As lower frequencies penetrate deeper into the tissue, and as there are only few nerve endings in deeper-located parts of the body, the effects of the radio frequency waves (and the damage caused) may not be immediately noticeable. The lower frequencies at high power densities present a significant risk. The human body acts as a broadband antenna, with a number of resonation frequencies dictated by its size and position.

The microwave absorption is directed by the dielectric constant of the tissue. At 2.5 GHz, this ranges from about 5 for adipose tissue to about 56 for the cardiac muscle. As the speed of electromagnetic waves is proportional to the reciprocial value of the square root of the dielectric constant, the resulting wavelength in the tissue can drop to a fraction of the wavelength in air; e.g. at 10 GHz the wavelength can drop from 3 cm to about 3.4 mm.

The layers of the body can be approximated as a thin layer of epidermis, dermis, adipose tissue (subcutaneous fat), and muscle tissue. At dozens of gigahertz, the radiation is absorbed in the top fraction to top few millimeters of skin. Muscle tissue is a much more efficient absorber than fat, so at lower frequencies that can penetrate sufficiently deep, most energy gets deposited there. In a homogeneous medium, the energy/depth dependence is an exponential curve with the exponent depending on the frequency and tissue. For 2.5 GHz, the first millimeter of muscle tissue absorbs 11% of the heat energy, the first two millimeters together absorb 20%. For lower frequencies, the attenuation factors are much lower, the achievable heating depths are higher, and the temperature gradient within the tissue is lower.

Tissue damage

The tissue damage depends primarily on the absorbed energy and the tissue sensitivity; it is a function of the microwave power density (which depends on the distance from the source and its power output), frequency, absorption rate in the given tissue, and the tissue sensitivity. Tissues with high water (resp. electrolyte) content show higher microwave absorption.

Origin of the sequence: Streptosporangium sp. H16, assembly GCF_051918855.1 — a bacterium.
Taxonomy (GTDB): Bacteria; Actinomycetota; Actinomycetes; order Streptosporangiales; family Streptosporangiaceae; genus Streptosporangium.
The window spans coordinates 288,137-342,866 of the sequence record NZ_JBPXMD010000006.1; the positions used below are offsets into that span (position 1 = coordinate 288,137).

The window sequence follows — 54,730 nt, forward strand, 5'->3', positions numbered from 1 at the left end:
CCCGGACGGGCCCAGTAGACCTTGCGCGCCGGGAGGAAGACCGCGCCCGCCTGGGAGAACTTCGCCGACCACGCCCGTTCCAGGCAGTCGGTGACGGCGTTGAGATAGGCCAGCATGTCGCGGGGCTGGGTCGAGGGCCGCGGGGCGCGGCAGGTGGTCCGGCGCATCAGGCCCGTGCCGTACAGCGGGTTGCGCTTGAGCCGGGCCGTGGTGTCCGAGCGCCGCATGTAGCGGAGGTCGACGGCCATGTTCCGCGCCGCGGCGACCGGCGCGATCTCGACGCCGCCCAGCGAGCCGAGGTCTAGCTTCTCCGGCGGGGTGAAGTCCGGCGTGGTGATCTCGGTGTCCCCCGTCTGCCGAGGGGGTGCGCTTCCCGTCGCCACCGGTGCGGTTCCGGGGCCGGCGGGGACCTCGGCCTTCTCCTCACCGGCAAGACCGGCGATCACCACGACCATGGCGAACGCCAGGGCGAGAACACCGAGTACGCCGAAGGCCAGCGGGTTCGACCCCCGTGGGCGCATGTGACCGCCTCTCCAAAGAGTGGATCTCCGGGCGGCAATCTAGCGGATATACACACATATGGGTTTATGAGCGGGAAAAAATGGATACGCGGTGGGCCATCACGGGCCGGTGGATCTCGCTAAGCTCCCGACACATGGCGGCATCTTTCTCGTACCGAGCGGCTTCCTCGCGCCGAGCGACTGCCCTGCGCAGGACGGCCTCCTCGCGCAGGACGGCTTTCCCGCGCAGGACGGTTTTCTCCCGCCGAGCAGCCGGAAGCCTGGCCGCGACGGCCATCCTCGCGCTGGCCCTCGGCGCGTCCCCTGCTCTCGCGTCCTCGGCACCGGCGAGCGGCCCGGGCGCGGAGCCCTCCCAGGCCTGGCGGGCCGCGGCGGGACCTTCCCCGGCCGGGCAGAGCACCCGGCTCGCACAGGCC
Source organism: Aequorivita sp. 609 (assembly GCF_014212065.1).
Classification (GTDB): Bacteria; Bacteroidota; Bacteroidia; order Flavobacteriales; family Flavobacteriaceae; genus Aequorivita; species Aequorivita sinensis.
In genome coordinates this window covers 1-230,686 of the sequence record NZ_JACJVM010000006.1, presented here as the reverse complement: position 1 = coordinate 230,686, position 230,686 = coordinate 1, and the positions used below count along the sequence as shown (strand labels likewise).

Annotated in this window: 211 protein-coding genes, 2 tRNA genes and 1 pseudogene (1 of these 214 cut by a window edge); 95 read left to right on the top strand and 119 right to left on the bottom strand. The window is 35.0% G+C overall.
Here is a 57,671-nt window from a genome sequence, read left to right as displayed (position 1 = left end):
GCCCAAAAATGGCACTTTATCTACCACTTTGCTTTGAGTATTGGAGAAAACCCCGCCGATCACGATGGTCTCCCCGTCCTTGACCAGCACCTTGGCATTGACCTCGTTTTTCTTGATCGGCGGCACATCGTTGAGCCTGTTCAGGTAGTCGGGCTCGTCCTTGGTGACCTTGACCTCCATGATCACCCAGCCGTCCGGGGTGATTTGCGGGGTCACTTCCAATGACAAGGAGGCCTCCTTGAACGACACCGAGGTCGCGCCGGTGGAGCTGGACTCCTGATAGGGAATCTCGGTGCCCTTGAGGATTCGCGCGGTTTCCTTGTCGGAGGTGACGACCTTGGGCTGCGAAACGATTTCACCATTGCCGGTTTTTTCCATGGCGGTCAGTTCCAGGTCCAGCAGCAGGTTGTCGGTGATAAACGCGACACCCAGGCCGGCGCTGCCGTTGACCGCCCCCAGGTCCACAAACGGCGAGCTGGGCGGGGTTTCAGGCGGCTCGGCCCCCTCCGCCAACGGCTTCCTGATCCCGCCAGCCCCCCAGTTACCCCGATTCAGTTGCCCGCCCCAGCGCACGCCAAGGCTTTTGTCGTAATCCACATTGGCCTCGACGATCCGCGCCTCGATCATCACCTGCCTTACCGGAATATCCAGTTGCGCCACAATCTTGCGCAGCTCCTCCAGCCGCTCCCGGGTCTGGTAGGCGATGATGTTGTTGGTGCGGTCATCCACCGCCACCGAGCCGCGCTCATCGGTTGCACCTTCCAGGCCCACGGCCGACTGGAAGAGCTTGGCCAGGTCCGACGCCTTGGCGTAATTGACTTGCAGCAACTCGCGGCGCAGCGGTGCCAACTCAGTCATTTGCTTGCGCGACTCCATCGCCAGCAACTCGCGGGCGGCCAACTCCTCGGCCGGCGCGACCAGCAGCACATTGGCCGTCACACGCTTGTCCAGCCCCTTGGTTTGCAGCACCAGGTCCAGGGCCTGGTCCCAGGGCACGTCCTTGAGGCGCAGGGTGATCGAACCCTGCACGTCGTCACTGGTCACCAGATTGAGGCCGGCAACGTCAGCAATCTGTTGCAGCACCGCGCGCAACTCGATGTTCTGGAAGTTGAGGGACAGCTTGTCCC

The degree of the tissue damage depends on both the achieved temperature and the length of exposure. For short times, higher temperatures can be tolerated.

The damage can be spread over a large area, when the source is a relatively distant energy radiator, or a very small (though possibly deep) area, when the body comes to a direct contact with the source (e.g. a wire or a connector pin).

The epidermis has high electrical resistance for lower frequencies; at higher frequencies, the energy penetrates through by capacitive coupling. Damage to epidermis has low extent unless the epidermis is very moist. The characteristic depth for lower-frequency microwave injury is about 1 cm. The heating rate of adipose tissue is much slower than of muscle tissue. Frequencies inmillimeter wave range are absorbed in the topmost layer of skin, rich on thermal sensors. At lower frequencies, between 1–10 GHz, most of the energy is however absorbed in deeper layers; the threshold for cellular injury there lies at 42 °C while the pain threshold is at 45 °C, so a subjective perception may not be a reliable indicator of a harmful level of exposure at those frequencies.

see more @ http://en.wikipedia.org/wiki/Microwave_burn

USA Department of Defense experiment that studies the effects of microwaves on Human body is called “Pandora Experiment”… guess why?… you are wrong if you think it to be only symbolic… boxes are very real with UPS and other courier services…